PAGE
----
Um, not really.

It begins with a disgruntled employee of his, one of his designers/engineers/armour builders breaks into Avengers Tower and shuts Tony down, pissed off that Stark would use his work like this. Tony argues that he paid for it, so fuck off. The employee, Kenny, tells him to fuck off with that bullshit because he wasn't just an employee but also a friend and he was never told his work would be used this way.

At the same time, SHIELD tries to save Stark.

The thing is, Kenny has an anti-matter generator and he's going to take the entire building out to stop Stark. Except Commander Hill, the director of SHIELD, stops him.

Yay. Day saved.

The end has her suggesting that Tony become the new director of SHIELD because it would piss people off or something.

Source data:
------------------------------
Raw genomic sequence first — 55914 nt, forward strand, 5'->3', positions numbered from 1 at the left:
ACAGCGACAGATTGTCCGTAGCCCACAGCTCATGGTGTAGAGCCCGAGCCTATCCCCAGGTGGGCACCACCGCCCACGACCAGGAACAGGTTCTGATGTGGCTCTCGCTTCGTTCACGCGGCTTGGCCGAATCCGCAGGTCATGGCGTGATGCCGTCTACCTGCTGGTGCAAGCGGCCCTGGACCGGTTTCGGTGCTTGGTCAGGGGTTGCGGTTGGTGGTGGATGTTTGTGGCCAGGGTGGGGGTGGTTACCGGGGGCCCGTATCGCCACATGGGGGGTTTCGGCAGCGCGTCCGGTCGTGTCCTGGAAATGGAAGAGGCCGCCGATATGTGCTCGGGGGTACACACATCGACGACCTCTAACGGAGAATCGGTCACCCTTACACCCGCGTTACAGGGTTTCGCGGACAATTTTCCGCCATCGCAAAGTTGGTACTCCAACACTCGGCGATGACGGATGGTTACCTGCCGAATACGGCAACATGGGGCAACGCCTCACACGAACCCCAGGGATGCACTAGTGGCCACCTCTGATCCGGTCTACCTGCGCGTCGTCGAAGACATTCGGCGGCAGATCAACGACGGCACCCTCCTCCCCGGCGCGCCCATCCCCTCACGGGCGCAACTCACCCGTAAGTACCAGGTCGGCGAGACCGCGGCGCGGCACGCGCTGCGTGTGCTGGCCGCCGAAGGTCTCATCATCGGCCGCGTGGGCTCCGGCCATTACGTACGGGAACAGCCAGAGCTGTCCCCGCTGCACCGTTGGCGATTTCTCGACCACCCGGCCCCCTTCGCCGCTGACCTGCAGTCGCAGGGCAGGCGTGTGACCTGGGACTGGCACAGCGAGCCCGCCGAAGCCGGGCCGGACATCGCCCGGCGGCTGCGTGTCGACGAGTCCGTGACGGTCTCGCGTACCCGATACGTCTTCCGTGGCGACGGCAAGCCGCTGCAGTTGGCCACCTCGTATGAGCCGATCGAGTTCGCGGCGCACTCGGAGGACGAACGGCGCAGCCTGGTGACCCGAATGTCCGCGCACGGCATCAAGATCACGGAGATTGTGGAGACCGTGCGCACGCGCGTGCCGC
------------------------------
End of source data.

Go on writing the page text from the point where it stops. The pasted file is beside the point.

Stark actually isn't portrayed as an asshole, he just comes off as one through the eyes of Kenny. And I guess it depends on your politics, too. If you're like me and don't think money is a good enough excuse, Stark is an asshole. If you're of the mindset that Kenny got paid, so who cares what he thinks, you'll side with Stark.

Still, a more balanced portrayal than . . . everything else I've seen.

Deathblow #1

If I understand what's going on, Azzarello is doing something very cool with this book. Michael Cray has been presumed dead for six years. That means he's missed the huge shift in global military practices, especially American military practices. And now, he's being caught up through psychological conditioning in the only place that can catch someone up: New York City.

They alter his mind a little, stick him with a family he doesn't remember, tell him his wife he doesn't remember has been killed and wait for him to respond.

At least, that's what I think is happening. I'm definitely going to keep buying this title. Fuck the trades, this issue makes me want to see how Azzarello handles things as quickly as possible.

Like with the first issue, I find the art to be horribly ugly and barely able to tell the story.

Welcome to Tranquility #1